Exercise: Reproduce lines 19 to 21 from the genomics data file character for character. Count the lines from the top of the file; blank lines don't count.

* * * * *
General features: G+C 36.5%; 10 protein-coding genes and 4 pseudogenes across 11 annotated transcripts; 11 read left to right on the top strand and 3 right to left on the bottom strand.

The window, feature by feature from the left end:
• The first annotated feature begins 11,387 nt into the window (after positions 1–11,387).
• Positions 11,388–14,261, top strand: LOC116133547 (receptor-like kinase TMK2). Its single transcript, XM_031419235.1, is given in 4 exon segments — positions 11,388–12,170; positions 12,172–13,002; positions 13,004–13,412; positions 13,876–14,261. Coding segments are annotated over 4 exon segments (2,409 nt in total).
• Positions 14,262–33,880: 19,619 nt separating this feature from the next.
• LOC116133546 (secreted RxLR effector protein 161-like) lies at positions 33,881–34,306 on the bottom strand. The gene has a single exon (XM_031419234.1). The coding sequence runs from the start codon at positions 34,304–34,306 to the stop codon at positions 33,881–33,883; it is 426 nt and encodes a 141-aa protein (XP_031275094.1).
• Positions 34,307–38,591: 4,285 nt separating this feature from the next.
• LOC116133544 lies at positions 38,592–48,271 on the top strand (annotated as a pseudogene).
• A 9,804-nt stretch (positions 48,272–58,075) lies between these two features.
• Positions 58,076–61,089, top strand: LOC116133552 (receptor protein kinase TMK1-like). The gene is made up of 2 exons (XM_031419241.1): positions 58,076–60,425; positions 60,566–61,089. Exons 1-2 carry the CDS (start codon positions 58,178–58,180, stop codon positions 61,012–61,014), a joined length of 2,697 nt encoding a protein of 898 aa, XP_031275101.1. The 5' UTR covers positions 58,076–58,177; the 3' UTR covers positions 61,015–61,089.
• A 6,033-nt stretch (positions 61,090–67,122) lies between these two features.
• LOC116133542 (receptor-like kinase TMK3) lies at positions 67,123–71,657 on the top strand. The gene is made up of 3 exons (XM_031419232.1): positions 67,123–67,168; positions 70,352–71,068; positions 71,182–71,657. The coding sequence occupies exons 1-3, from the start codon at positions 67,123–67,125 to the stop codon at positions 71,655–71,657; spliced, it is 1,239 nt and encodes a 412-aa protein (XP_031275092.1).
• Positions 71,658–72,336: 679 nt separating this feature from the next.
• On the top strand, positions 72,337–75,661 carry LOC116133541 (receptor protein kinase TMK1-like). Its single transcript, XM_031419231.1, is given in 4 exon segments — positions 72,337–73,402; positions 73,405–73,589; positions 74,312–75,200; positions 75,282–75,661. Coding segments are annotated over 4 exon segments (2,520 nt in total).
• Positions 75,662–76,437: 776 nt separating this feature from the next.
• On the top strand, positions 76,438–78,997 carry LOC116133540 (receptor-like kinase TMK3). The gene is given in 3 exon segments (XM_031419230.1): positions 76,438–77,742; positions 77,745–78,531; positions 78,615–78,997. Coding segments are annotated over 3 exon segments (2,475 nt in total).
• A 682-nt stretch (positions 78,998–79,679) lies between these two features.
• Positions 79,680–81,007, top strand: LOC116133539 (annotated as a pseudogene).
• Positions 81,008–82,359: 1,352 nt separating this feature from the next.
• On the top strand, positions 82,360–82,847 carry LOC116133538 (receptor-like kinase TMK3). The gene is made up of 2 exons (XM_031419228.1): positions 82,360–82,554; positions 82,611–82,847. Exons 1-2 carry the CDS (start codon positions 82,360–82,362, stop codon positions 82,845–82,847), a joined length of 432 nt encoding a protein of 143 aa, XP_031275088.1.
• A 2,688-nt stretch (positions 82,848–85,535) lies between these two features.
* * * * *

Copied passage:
• Positions 81,008–82,359: 1,352 nt separating this feature from the next.
• On the top strand, positions 82,360–82,847 carry LOC116133538 (receptor-like kinase TMK3). The gene is made up of 2 exons (XM_031419228.1): positions 82,360–82,554; positions 82,611–82,847. Exons 1-2 carry the CDS (start codon positions 82,360–82,362, stop codon positions 82,845–82,847), a joined length of 432 nt encoding a protein of 143 aa, XP_031275088.1.
• A 2,688-nt stretch (positions 82,848–85,535) lies between these two features.